“There are people who would argue they are wielding undue influence,” he said. “But it’s one of the most effective organizations I’ve seen.”\


Member dues of $30 to $55 a year make up about 4 percent of the Iowa Farm Bureau’s annual revenue, which was a whopping $88 million in 2015, according to forms the nonprofit is required to file with the IRS and make public. At that time, the organization had $1.36 billion in net assets — which includes 60 percent ownership of the Farm Bureau Life Insurance Company, founded by the federation in 1939.

The Iowa Farm Bureau spent $31.5 million in 2015, with the largest line items listed as employee compensation at $8.2 million, publications at $4.2 million and grants and other assistance at $2.8 million.

That year, the Farm Bureau had 34 people paid $100,000 or more, including two executives — Executive Director Denny Presnall and General Counsel Ed Parker — who each got more than $800,000 in total compensation, the records show.

After expenses, the Farm Bureau had $56.4 million left over in 2015, which Hill said the group put into savings. In fact, from 2013 through 2015, the Farm Bureau banked nearly $170 million in surplus revenue.

“The goal is to create an endowment fund of diversified investments to support our activities,” Hill said.

The Farm Bureau started stockpiling after the 2008 recession walloped the insurance industry.
“Our stock value went down to single digits,” said Hill, referring to Farm Bureau Life, which he serves as chairman. “We were around $2 per share at the depths of the 2008 financial crisis. We nearly lost our investment as a result of that crisis.”

As the economy improved, Farm Bureau Life stock climbed out of the cellar.

“That fear created by the financial crisis gave us a pause to think and rethink about our investments,” Hill said. “We’re trying to put money into more diversified portfolios so we don’t have all our eggs in one basket.”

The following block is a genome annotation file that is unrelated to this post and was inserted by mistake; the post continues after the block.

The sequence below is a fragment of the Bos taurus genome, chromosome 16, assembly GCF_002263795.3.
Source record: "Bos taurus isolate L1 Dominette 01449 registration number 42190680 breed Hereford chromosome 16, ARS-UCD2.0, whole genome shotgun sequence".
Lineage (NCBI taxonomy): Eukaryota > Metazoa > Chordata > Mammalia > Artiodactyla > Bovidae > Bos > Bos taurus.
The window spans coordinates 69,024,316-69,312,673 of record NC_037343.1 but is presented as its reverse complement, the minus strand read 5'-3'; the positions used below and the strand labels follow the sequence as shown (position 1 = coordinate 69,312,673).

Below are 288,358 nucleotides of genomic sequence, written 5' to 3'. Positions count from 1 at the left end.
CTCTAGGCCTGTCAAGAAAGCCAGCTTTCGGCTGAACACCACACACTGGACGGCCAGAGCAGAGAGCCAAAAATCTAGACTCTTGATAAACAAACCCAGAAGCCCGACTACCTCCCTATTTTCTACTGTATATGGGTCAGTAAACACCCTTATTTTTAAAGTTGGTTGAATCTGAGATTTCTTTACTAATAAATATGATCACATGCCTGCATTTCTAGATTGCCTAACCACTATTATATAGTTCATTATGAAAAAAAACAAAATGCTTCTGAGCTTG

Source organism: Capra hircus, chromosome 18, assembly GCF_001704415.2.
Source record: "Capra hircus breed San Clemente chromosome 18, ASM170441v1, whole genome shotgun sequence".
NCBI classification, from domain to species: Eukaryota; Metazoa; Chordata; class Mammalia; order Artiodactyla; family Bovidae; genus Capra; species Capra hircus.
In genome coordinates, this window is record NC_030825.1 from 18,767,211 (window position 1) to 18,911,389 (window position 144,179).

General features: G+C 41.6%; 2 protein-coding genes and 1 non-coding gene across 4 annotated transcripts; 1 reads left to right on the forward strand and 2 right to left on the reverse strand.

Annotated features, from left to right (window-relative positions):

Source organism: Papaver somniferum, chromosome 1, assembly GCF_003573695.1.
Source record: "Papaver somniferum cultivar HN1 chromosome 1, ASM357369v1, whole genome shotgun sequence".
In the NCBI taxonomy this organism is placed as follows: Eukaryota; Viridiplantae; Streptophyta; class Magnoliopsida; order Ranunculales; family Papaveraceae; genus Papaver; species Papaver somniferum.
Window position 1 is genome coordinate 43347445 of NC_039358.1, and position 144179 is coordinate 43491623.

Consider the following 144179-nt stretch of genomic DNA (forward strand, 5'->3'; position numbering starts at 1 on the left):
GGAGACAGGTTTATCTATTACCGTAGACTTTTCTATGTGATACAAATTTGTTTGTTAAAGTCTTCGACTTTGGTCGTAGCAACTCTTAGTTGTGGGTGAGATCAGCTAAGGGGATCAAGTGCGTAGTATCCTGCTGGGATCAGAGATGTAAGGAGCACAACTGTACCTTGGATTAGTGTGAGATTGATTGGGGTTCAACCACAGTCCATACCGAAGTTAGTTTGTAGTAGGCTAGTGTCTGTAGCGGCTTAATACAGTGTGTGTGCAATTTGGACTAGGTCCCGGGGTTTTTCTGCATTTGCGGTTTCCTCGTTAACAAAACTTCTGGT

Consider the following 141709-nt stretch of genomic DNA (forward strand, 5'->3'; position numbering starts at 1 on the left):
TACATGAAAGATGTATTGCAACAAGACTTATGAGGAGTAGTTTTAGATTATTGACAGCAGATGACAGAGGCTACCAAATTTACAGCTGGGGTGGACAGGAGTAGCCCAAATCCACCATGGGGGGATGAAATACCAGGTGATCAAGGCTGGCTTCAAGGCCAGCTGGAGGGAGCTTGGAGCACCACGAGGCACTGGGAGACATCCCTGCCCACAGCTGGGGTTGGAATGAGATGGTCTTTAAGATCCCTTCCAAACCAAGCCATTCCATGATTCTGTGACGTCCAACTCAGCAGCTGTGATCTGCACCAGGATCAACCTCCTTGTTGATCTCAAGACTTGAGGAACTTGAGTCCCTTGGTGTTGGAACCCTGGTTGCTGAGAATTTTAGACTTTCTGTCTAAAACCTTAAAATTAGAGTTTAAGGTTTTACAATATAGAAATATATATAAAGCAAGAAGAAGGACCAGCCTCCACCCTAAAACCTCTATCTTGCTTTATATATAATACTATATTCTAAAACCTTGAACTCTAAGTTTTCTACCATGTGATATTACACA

In September 2013, Farm Bureau Life increased its quarterly dividends, declared a special dividend and sold additional shares of stock, which together generated more than $65 million more for investors, including the Farm Bureau, Hill said.


Those moves made 2013 a banner year for the federation, which reported $110.4 million in revenue. That year, five Farm Bureau executives each received more than $800,000 in total compensation, with Chief Financial Officer/Controller James Christenson making $2.2 million and Field Services Director Duane Johnson making $1.06 million, records show.

“Our membership probably does not know what those executives are earning,” Hill said.
“It’s no secret it’s a wealthy organization, but I don’t think they (farmers) quite would realize the amount of money being dealt with in the Farm Bureau.”
- Josh Nelson

A 100-member voting delegation sets compensation for Hill and other state board members, then the state board decides how much to pay the executives.

Several Iowa farmers said they were surprised by the hefty compensation for a group that represents farmers, who had a 2016 median income of $66,000 nationwide, according to the U.S. Bureau of Labor and Statistics.

“That’s something that needs to be exposed,” said Chris Petersen, 62, a hog farmer from Clear Lake. He was on the Cerro Gordo County Farm Bureau many years ago but dropped his membership in 2000 over what he saw as the organization’s focus on large producers and agriculture-related companies.

“I’ve heard a lot of complaints about the Farm Bureau being top heavy,” Nelson said. “It’s no secret it’s a wealthy organization, but I don’t think they (farmers) quite would realize the amount of money being dealt with in the Farm Bureau.”

No comments:

Post a Comment